|The cottage circa 2008 (before our most recent paint job)|
|The Witches' Cottage|
Okay, maybe it still creeps me out a bit.
Of all the people on the street, there's one place that used to fill me with fear:
We were all terrified of it. We'd hurry passed the place muttering, "Don't look. Don't look. DON'T MAKE EYE CONTACT FOR THE LOVE OF GOD!"
And as kids, we did the only thing we could do: tried to take our revenge on the owners to the best of our abilities.
They owned a boat, you see. It was called Wishful Thinking and it was parked in a totally awkward spot that blocked our playing path in the water down at the beach. We hated it, and frankly, we already hated the Cheskwans because of their dog. Anyone who had a dog that evil had to be evil themselves.
So, we'd dig holes in the sand around the boat. We called them Cheskwan traps and did it for years. In fact, when I moved back from Japan, one of the first things I did when I got up to the cottage was dig a Cheskwan trap. Of course, you'd have to be careful about it, because every so often you'd forget where you'd dug a pit and go falling in one yourself.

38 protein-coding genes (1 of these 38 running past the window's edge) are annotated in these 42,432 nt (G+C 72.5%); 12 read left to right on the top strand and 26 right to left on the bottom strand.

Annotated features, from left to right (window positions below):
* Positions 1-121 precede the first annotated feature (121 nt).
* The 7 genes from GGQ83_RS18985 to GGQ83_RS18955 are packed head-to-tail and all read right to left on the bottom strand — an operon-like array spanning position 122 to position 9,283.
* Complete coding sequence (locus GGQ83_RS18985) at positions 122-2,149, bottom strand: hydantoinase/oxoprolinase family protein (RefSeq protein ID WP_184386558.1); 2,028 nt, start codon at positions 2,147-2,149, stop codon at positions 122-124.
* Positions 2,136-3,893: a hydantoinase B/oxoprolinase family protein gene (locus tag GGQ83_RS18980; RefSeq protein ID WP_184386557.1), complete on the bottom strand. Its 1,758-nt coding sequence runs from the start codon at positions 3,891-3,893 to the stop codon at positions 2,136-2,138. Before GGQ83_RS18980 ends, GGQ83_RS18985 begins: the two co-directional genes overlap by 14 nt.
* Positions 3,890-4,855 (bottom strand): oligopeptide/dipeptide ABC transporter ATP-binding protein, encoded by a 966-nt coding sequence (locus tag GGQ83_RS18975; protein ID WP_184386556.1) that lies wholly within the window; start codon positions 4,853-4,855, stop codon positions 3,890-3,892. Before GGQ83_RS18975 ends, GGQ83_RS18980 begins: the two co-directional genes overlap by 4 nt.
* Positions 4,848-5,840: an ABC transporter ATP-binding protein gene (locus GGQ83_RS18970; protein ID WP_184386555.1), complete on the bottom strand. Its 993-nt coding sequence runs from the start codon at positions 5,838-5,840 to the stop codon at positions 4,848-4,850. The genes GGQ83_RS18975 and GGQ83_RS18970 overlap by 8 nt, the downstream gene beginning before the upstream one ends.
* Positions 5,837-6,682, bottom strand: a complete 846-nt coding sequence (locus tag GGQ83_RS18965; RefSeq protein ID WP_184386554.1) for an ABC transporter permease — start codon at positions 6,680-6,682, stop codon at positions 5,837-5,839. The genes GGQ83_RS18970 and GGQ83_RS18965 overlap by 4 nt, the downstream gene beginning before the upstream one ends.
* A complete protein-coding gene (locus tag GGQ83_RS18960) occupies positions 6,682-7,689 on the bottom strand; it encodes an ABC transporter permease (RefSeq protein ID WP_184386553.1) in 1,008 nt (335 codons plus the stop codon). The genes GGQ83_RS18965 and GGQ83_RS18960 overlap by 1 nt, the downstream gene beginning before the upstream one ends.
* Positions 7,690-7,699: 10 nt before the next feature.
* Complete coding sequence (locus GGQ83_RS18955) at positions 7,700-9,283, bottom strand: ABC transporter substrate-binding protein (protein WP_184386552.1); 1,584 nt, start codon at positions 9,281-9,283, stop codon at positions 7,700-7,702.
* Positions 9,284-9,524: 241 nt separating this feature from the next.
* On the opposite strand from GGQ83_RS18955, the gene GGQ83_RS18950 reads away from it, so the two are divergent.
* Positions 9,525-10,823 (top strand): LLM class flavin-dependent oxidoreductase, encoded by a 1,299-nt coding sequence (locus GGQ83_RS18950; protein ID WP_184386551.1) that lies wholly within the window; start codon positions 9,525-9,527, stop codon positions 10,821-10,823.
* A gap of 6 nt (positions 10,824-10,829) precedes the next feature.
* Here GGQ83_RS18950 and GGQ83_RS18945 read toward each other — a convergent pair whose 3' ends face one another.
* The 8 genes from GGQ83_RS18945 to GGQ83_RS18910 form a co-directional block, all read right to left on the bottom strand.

Nothing worse than falling into your own trap.
Phil fell in to one of his two summers back. We still make fun of him.
But, for all of our digging traps, the Cheskwans didn't seem to notice. In fact, it seemed like he-Cheskwan only got more evil.
The Doberman died of old age and they got a small, horrible yappy dog that lunged at people.
And in response to a neighbourhood dog that got loose, he put up a sign that read:
Any dog found on this propertyWill be returned to its owner
In a paper bag
So, you see, his evilness wasn't just in our heads.
This summer, when my uncle, aunt and cousins were up, my uncle and he-Cheskwan started talking. Apparently he was upset about the holes dug around his boat that have been appearing for years.
My whole childhood has been vindicated.